Corporate bribery and fraud going unpunished

By Andrew Jennings|28 May 2012

A growing number of Australia’s senior executives believe companies are not penalising individuals who breach bribery and fraud laws to retain or win new business, new research has shown.

Of the 50 Australian executives interviewed by Ernst & Young (EY) for its Annual Global Fraud survey, 44 per cent said that, despite adequate anti-corruption laws being in place, people were not being disciplined for violating them.

“With regard to corruption and bribery, Australia certainly has good policies and good control frameworks in place, what’s lacking is prosecutions,” Paul Fontanot (pictured), Ernst & Young’s Fraud Investigation & Disputes Services Leader, told Lawyers Weekly.

“What is amazing is that there hasn’t been one prosecution in Australia under the legislative framework for fraud and corruption. Yes, there have been admissions of guilt, but nothing has been tried and tested in the courts.


“To me, it is surprising … if we want to build a culture where this type of behaviour isn’t tolerated it must start at the top, so my question is: why aren’t people being prosecuted?”

Fontanot listed a disparity in the priority of the investigation function and that of the prosecution function as one of the main reasons for the lack of prosecutions.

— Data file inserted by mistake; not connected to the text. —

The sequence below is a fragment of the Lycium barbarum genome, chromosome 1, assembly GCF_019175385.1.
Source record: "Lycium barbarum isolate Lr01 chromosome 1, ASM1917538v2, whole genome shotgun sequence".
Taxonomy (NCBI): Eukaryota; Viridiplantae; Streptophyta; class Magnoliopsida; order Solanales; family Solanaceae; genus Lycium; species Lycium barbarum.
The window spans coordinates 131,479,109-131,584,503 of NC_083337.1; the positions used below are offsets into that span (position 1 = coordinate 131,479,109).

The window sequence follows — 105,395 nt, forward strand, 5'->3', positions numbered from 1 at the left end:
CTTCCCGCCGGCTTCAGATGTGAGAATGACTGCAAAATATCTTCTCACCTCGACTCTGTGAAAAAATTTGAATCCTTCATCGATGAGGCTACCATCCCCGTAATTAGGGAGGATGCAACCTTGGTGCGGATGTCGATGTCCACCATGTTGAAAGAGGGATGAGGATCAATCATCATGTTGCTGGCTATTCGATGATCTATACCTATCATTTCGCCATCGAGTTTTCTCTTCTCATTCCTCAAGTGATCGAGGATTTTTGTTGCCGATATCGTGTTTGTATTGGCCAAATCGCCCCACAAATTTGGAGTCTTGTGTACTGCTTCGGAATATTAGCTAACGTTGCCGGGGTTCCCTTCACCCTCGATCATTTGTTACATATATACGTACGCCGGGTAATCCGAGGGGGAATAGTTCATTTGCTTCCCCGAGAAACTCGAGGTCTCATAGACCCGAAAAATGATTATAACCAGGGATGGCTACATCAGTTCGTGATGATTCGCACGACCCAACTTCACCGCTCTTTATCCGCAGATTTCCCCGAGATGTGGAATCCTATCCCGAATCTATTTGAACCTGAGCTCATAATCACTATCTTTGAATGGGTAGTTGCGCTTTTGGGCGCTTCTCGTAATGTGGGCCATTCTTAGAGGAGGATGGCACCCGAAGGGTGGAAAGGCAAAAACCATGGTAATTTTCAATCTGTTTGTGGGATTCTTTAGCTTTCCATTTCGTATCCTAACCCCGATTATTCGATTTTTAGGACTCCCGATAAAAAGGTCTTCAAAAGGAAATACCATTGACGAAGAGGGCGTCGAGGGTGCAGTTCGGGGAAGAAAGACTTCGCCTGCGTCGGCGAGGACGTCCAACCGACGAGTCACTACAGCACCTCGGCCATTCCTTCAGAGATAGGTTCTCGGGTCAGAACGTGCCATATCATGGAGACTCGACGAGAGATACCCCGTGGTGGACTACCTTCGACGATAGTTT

“They are two separate entities of government, so something might well be investigated but the entity prosecuting it might not have the same priority level,” he said.

Cashing in

The EY survey of more than 1700 executives worldwide found that an alarming 15 per cent said they were prepared to make cash payments to win business, up from nine per cent in the previous study.


The survey of CFOs, heads of legal, compliance and internal audit found that, for an increasing number of executives, it was the pressure to meet revenue growth targets that was undermining their commitment to comply with policies and the law.

The unscrupulous behaviour executives would not rule out included misstating financial statements, or providing personal gifts or cash to secure business.

Financial statement fraud remains a danger, with five per cent of the respondents saying they are willing to misstate financial performance, up three per cent.

Out of the 50 Australian executives surveyed, 12 per cent were general counsels for legal and compliance, 36 per cent were finance and 43 per cent were internal audit and risk. Sixty per cent of the Australian companies surveyed had revenues greater than $1 billion.

Fontanot said executives are been driven by market uncertainties and declining economic growth forecasts, with many companies struggling to maintain margins.

“There’s a need to make sure you win the work and that you stay ahead of your profit forecast,” he said. “There seems to be an absolute need to get work in the door in this tough economic time.”

The report found that 47 per cent of the 400 chief financial officers surveyed felt they could justify potentially unethical practices to help business survive during an economic downturn.

“CFOs need to maintain high ethical standards because of the key role they play in preventing fraud, bribery and corruption. To do this, they need to ensure that they themselves are trained, that they increase their awareness of the risks while clearly demonstrating support for anti-corruption initiatives,” said Fontanot.

The survey also showed that 30 per cent of Australian respondents supported a scheme to establish financial incentives for whistleblowers - a method successfully adopted in the US in 2010 under the Dodd-Frank Act.

Corporate bribery and fraud going unpunished
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